What is a Free Cash Flow?
Free cash flow (FCF) measures a company’s financial performance. It shows the cash that a company can produce after deducting the purchase of assets such as property, equipment, and other major investments from it’s operating cash flow. In other words, FCF measures a company’s ability to produce what investors care most about: cash that’s available to be distributed in a discretionary way.
Types of Free Cash Flow
When someone refers to FCF it is not always clear what they mean. There are several different metrics that people could be referring to.
The most common types include:
- Free Cash Flow to the Firm (FCFF) also referred to as “unlevered”
- Free Cash Flow to Equity also knows as “levered”
To learn more about the various types, see our ultimate cash flow guide.
What is the importance of the free cash flow?
Knowing the company’s free cash flow enables management to decide on future ventures that would improve the shareholder value. Additionally, having an abundant FCF indicates that a company is capable of paying their monthly dues. Companies can also use their FCF to expand business operations or pursue other short-term investments.
Compared to earnings per se, free cash flow is more transparent in showing the company’s potential to produce cash and profits.
Meanwhile, other entities looking to invest may likely consider companies that have a healthy free cash flow because of a promising future. Couple this with a low-valued share price, investors can generally make good investments with companies that have high FCF. Other investors greatly consider FCF compared to other measures because it also serves as an important basis for stock pricing.
How is FCF calculated?
There are various ways to compute for FCF, although they should all give the same results. The formula below is a simple and the most commonly used formula for levered free cash flow:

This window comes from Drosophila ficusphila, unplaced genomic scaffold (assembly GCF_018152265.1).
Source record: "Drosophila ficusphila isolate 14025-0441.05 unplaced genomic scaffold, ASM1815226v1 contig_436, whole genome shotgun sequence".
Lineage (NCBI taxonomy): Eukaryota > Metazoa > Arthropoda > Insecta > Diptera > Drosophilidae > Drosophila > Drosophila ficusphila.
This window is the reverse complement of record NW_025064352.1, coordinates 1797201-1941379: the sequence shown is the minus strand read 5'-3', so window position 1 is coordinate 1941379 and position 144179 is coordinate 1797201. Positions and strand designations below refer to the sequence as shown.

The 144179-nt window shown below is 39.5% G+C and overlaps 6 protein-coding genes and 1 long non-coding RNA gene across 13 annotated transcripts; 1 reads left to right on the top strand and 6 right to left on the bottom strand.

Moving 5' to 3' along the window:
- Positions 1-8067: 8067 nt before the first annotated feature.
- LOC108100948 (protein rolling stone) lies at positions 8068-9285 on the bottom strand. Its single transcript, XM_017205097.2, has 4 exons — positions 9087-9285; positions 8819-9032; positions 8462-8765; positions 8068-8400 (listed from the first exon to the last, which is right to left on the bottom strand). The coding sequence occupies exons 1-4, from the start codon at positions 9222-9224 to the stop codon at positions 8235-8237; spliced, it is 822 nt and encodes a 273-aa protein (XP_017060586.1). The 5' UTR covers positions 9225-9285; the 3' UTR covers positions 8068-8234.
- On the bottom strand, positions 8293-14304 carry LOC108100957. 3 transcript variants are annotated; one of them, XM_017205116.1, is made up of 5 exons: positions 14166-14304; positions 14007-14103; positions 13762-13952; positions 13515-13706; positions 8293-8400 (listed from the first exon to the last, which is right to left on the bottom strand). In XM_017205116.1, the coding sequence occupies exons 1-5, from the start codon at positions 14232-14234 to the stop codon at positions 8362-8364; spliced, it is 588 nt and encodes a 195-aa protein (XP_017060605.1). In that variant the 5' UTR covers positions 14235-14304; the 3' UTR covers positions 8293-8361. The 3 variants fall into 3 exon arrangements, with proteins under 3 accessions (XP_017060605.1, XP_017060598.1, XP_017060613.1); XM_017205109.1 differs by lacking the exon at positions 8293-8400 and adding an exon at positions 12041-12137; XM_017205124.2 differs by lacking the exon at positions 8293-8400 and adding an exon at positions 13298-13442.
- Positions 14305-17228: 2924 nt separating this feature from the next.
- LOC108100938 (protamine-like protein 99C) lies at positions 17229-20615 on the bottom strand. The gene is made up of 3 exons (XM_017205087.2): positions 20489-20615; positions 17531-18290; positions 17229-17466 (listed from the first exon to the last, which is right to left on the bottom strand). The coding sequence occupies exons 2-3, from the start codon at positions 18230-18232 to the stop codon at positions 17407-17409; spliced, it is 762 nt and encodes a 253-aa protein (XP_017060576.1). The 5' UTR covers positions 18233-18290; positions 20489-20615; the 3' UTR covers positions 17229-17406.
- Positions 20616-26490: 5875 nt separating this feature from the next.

Free Cash Flow = Operating Cash Flow (CFO) – Capital Expenditures
Most information needed to compute a company’s FCF is on the cash flow statement. As an example, let Company A have $22 million dollars of cash from its business operations and $6.5 million dollars used for capital expenditures, net of changes in working capital. Company A’s FCF is then computed as:
FCF = $22 – $6.5 = $15.5m
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What are some limitations associated with the free cash flow?
The company’s net income greatly affects a company’s free cash flow because it also influences a company’s ability to generate cash from operations. As such, other activities (i.e. those not within the core business operations of a company) from which the company generates income must be scrutinized deeply in order to reflect a more appropriate FCF value.
On the investors’ side, they must be wary of a company’s policies that affect their declaration of FCF. For example, some companies lengthen the time to settle their debts to maintain cash or, the opposite; shortening the time they collect debts due to them. Companies also have different guidelines on which assets they declare as capital expenditures, thus affecting the computation of FCF.
Applications in financial modeling
For professionals working in investment banking, equity research, corporate development, financial planning & analysis (FP&A) or other areas of corporate finance, it’s very important to have a solid understanding of how FCF is used in financial modeling.
Discounted Cash Flow, or DCF models, are based on the premise that investors are entitled to the free cash flow of a firm, and therefore the model is based solely on the timing and the amount of those cash flows.
To learn more about DCF modeling, check out CFI’s online financial modeling courses.
Screenshot from CFI’s financial modeling course.